In a recently filed petition for writ of habeas corpus in the Stanislaus County Superior Court, NCIP attorneys laid out new evidence that proves NCIP client Domingo Bustos Anaya is innocent. Anaya was convicted twenty years ago of the January 1996 murder of Luz Ortiz, who was shot in Modesto, California. Anaya has always maintained his innocence.
The only eyewitness to the shooting was Federico Muro, the victim’s brother-in-law. Muro identified Jose Luis Zepeda as the driver of the vehicle in which the victim was shot. Anaya became a suspect because he was related to Zepeda.
Muro did not identify Anaya as the shooter when first presented with his picture. Only after law enforcement included Anaya’s picture a second time in a line-up, did Muro identify Anaya. Showing a suspect’s picture multiple times to witnesses as they look through line-ups is a procedure which research shows commonly leads to misidentifications.
Muro’s identification was the only evidence implicating Anaya in the crime. The weak evidence presented against Anaya resulted in a deadlocked jury with eight jurors voting for acquittal.
Before Anaya’s second trial in 1997, Zepeda, who fled to Mexico shortly after the crime, provided a taped statement admitting he was the driver of the vehicle and that a man named Angel Rosales shot the victim. Zepeda confirmed Anaya was neither present at the crime scene nor involved with the murder.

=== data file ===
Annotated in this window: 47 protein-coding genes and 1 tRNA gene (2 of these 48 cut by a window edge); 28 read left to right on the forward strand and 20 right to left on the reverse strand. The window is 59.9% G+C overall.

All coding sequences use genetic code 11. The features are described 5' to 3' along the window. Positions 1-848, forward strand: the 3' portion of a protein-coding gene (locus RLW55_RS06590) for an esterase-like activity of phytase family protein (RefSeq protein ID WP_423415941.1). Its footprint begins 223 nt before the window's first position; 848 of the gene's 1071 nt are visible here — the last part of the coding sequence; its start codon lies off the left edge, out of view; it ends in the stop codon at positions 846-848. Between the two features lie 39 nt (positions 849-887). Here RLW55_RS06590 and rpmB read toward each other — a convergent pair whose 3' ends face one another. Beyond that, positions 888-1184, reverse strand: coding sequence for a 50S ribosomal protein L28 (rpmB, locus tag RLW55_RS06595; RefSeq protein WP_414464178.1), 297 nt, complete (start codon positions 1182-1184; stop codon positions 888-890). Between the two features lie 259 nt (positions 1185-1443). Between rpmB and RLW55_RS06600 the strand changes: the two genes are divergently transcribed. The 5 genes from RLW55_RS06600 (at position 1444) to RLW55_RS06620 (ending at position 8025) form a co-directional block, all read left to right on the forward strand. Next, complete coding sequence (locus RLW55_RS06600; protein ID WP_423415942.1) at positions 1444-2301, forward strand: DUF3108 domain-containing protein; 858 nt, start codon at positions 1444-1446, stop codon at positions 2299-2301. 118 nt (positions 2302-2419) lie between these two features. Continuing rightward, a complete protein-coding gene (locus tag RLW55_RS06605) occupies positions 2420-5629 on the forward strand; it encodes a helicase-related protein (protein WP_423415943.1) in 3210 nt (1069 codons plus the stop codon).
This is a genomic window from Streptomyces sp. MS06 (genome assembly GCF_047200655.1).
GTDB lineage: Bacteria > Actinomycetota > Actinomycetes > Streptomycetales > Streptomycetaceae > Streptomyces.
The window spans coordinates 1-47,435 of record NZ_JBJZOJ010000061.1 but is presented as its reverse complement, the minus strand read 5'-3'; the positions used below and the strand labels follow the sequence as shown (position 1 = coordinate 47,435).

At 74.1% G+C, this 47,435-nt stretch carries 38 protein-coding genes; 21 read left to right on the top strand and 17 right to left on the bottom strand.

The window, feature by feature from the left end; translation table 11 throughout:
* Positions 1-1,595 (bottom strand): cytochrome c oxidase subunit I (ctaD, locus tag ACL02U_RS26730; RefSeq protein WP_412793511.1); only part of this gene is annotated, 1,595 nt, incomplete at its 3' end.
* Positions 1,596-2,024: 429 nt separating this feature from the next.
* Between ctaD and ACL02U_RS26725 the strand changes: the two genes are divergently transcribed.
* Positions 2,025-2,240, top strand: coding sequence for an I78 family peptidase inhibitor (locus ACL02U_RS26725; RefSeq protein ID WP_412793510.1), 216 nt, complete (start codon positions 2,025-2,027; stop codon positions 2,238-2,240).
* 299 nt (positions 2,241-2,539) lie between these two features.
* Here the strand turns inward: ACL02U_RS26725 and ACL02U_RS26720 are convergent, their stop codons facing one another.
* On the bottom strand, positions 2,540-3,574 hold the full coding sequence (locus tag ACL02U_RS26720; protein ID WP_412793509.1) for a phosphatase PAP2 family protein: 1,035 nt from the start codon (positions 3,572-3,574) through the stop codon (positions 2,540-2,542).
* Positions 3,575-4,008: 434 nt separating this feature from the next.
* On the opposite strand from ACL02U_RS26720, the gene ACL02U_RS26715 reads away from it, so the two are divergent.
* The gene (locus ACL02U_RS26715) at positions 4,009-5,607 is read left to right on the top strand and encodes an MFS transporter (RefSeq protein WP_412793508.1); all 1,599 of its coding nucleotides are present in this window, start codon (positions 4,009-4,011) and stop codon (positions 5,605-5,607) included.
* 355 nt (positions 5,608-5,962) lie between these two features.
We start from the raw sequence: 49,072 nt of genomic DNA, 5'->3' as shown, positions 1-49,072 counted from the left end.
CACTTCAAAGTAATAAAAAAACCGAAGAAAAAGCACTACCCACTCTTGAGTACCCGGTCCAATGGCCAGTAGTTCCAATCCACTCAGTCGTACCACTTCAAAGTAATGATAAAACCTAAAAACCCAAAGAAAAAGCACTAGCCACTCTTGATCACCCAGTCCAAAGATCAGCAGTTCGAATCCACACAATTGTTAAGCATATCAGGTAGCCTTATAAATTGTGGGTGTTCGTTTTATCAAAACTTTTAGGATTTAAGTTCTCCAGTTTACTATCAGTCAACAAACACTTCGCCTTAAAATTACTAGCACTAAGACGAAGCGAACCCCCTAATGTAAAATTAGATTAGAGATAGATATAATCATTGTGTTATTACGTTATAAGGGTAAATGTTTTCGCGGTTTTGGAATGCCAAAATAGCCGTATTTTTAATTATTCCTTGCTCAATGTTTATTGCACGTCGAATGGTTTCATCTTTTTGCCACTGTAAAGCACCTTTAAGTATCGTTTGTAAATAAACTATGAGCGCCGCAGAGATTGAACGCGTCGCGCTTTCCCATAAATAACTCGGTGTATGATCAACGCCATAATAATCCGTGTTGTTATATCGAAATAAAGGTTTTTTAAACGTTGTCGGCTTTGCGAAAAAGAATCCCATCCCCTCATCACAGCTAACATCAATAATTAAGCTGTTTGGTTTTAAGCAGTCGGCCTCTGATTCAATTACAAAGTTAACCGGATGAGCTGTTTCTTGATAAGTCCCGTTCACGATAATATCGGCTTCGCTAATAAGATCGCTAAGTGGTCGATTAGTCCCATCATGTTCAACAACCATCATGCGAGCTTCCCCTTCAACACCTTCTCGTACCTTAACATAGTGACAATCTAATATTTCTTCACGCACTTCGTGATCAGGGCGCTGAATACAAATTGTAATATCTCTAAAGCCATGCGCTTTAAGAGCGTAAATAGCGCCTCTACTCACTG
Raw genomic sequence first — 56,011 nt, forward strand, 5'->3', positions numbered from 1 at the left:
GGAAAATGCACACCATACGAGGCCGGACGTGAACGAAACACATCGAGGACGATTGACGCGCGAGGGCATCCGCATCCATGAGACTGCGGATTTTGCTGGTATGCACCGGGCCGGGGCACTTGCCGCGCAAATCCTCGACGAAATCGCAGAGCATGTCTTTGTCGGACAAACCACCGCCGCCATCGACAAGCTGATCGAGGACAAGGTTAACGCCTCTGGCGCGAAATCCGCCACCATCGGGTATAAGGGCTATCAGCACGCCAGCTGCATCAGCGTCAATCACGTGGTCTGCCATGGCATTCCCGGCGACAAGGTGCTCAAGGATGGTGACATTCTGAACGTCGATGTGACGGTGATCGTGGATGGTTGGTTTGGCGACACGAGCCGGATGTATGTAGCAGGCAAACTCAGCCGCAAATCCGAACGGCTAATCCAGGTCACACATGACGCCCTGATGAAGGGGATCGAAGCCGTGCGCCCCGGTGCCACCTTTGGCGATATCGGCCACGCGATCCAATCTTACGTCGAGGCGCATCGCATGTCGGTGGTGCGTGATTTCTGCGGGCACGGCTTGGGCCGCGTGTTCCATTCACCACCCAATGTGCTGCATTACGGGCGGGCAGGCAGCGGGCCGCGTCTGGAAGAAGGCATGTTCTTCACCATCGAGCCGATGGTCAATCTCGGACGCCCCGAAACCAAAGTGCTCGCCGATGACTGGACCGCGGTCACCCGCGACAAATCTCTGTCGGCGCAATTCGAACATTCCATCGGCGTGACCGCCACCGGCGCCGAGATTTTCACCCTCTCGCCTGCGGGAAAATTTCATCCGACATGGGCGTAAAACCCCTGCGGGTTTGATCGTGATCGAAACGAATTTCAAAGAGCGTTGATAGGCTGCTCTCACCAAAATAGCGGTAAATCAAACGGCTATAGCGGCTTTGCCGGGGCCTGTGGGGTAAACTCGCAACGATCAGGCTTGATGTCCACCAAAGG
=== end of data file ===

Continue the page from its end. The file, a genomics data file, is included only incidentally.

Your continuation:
However, a jailhouse informant named Uriel Valencia called authorities before the second trial and claimed Anaya confessed to him about committing the murder. After Valencia provided several inconsistent statements regarding Anaya’s confession, law enforcement officials provided Valencia key information about the shooting during their questioning of him. Valencia then used that information in his trial testimony to provide details consistent with the shooting. Anaya’s defense attorney never confronted Valencia with his prior inconsistent statements.
As a result, the second jury never heard that Valencia’s first two statements to law enforcement contradicted his trial testimony. The jury also did not hear Zepeda’s statement naming Rosales as the actual shooter because Zepeda refused to return from Mexico to testify and the court would not admit his taped statement. Anaya was convicted at the conclusion of his second trial.
In September 2015, NCIP had a breakthrough in the case when Angel Rosales confessed in a sworn declaration and videotaped statement that he was the actual shooter. Rosales provided details consistent with the undisputed facts of the case and consistent with other witnesses’ accounts of the crime.
After considering NCIP’s petition for writ of habeas corpus filed on Anaya’s behalf, the Stanislaus County Superior Court issued an order on October 18, 2016 for the state to show why Anaya’s conviction should not be reversed. NCIP is waiting for the state’s response. Hopefully, we will welcome Anaya home soon. Twenty years in prison, wrongfully convicted, is too long.